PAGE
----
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Tuesday, 11 April 1972
Page: 1395


Mr WHITLAM - I ask a question of the Minister for Customs and Excise concerning material from Rhodesia which apparently has come into Australia in breach of the Customs (Prohibited Imports) Regulations which were amended in December 1968 to cover cinematograph films exposed and developed unless the Minister has given his consent in writing for the importation of those films. Did the Minister ever give his consent in writing for any such imports by the Rhodesian Information Centre? As the authenticity of the documents published in the 'Review' and the 'Age' and handed over to the Government has not been disputed by the Rhodesian Information Centre I ask him what action is being taken against the individuals concerned for their breaches of the Customs regulations revealed in this document. Lastly, since these documents relate to the period up to July last and since the March 1972 issue of 'Rhodesia Commentary' refers to 'new films on Rhodesia' being shown to a film night in Melbourne, will the Minister investigate whether there have been subsequent violations of the regulations he administers?


Mr CHIPP (HOTHAM, VICTORIA) (Minister for Customs and Excise) - Perhaps some background to this matter would be useful to the House so that, as the Government would hope, the matter could be looked at in its proper perspective. The matter was first raised in 2 newspapers some 10 days ago and, because those articles alleged that there were evasions of the Customs regulations, at that time I felt it was the duty of a responsible Minister to ask for an inquiry into and report on that allegation. This I did. The investigations indicated that there were on the premises of the Rhodesian Information Centre 5 films and a certain quantity of printed booklets, leaflets and material of this nature. After examination of them officers of my department came to the view that they appeared to be in breach of the Customs (Prohibited Imports) Regulations, to which the honourable gentleman has referred. So that this matter can be looked at in its proper perspective, because it has virtually had national headlines and because the Leader of the Opposition thinks it is important enough to be the subject of his first question today after a break in the sitting of the House of Representatives, I believe the House is entitled to the information.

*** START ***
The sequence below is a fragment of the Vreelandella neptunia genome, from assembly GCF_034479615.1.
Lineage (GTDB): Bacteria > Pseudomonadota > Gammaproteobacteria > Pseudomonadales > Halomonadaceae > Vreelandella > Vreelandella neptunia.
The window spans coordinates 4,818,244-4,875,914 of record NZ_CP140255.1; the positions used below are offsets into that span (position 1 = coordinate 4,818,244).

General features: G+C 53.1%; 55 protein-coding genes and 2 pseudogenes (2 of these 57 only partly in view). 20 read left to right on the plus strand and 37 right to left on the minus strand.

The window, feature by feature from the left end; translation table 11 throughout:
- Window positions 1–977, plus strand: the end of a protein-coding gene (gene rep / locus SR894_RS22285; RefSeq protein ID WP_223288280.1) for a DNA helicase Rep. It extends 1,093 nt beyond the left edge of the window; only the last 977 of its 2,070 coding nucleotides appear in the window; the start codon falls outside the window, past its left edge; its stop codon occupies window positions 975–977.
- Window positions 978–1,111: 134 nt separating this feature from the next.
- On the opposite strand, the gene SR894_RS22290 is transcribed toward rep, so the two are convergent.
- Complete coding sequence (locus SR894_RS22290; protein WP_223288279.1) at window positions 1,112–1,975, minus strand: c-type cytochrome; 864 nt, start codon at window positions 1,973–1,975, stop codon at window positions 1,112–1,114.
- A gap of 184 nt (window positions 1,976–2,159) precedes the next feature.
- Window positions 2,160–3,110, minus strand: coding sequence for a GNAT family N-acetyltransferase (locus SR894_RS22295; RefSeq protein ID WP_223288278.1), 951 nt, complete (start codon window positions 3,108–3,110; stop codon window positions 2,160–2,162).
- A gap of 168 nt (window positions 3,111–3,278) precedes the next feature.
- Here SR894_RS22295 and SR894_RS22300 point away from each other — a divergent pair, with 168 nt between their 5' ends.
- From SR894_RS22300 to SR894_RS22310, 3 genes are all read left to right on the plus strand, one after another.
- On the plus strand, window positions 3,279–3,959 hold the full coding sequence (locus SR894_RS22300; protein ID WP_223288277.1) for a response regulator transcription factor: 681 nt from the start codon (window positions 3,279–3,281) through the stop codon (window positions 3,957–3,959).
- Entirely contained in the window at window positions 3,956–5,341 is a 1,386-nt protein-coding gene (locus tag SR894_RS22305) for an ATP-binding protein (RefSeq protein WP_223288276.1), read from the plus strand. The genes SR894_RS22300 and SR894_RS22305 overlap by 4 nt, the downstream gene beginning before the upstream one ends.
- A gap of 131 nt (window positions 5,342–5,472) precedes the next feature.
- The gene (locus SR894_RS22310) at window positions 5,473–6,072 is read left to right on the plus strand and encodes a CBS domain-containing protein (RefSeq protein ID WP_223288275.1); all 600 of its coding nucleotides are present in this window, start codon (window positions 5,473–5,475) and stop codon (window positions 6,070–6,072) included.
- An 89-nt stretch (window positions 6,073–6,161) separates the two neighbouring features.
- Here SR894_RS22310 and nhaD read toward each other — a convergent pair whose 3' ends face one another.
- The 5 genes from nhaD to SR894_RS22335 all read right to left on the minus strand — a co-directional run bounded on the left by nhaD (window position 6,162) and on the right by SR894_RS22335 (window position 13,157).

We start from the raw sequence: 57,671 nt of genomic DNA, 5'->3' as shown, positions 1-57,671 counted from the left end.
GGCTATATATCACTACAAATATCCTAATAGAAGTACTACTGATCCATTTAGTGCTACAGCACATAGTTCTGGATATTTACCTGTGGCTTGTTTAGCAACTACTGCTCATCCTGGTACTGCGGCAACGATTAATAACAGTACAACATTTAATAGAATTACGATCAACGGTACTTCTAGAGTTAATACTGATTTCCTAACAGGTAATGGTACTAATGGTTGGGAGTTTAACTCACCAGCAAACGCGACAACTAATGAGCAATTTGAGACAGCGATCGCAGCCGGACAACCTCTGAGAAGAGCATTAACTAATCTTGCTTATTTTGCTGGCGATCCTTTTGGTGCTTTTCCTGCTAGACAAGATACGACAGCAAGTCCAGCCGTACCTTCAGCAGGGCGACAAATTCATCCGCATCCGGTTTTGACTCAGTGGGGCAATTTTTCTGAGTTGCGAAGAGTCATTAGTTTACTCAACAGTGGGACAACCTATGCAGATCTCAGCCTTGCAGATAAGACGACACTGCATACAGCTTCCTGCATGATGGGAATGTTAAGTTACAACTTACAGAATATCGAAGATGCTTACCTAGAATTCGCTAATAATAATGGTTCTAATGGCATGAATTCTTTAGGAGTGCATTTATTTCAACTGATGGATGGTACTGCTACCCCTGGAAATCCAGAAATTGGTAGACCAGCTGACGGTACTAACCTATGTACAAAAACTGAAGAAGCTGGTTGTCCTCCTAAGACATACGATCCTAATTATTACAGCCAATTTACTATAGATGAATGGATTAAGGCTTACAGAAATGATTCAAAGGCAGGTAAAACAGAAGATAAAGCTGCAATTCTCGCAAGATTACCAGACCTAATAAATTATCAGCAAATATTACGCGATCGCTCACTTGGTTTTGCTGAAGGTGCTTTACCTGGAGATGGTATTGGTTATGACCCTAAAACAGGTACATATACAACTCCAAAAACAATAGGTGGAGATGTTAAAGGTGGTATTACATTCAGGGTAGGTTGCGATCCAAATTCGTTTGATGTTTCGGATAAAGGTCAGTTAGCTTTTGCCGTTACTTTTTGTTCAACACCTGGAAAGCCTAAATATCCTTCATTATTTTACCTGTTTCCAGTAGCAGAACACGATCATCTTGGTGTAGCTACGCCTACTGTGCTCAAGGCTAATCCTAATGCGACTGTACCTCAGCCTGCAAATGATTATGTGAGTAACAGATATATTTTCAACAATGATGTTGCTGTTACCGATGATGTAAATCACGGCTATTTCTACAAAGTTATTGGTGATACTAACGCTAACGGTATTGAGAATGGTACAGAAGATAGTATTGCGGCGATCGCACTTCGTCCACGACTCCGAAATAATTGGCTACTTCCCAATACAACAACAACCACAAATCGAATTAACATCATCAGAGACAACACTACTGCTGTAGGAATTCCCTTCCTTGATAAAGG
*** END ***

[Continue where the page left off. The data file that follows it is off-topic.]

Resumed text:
There were 5 films which my officers believed appeared to contravene the regulations. One film was entitled 'Trooping the Colour - a film of a colour trooping ceremony at which Mr Smith takes the salute'. The second film was one which I am sure would make every admirer of democracy shake with fear that it might destroy the foundations of our political structure. It was entitled 'Para-olympics 1968 - portraying the paraplegic games in Israel'. The third film was entitled 'Land of Legend - tourist promotional material produced for tourist bureaus, airlines etc.'. The fourth film was entitled 'Two Leaves and a Bud - a story of tea growing in Rhodesia'. The fifth film would make all good lovers of democracy grow pale. It was entitled 'Soccer'. It was a film of a soccer final in Salisbury. Because officers of my department believed that technically this material did breach the regulations relating to prohibited imports it was seized. The material other than films comprising printed booklets was of a similar tourist or information character. There is a law relating to this material and in the opinion of my officers this law was apparently transcended. Therefore, the documents were seized. There could be other courses open to me as Minister for Customs and Excise in this matter but because of the type of material the Government believes that the whole issue would be put completely out of perspective if any penalty were imposed on the people involved other than the seizure of the documents and films. The point at issue is: Has the law been evaded? In our view there has been some technical breach and we have taken action and seized the material. Surely when this matter of imported films on soccer and tea growing is related to the other local and international issues affecting the world today the only way in which this issue can be described is as a mammoth, king-size, grand imperial humbug.







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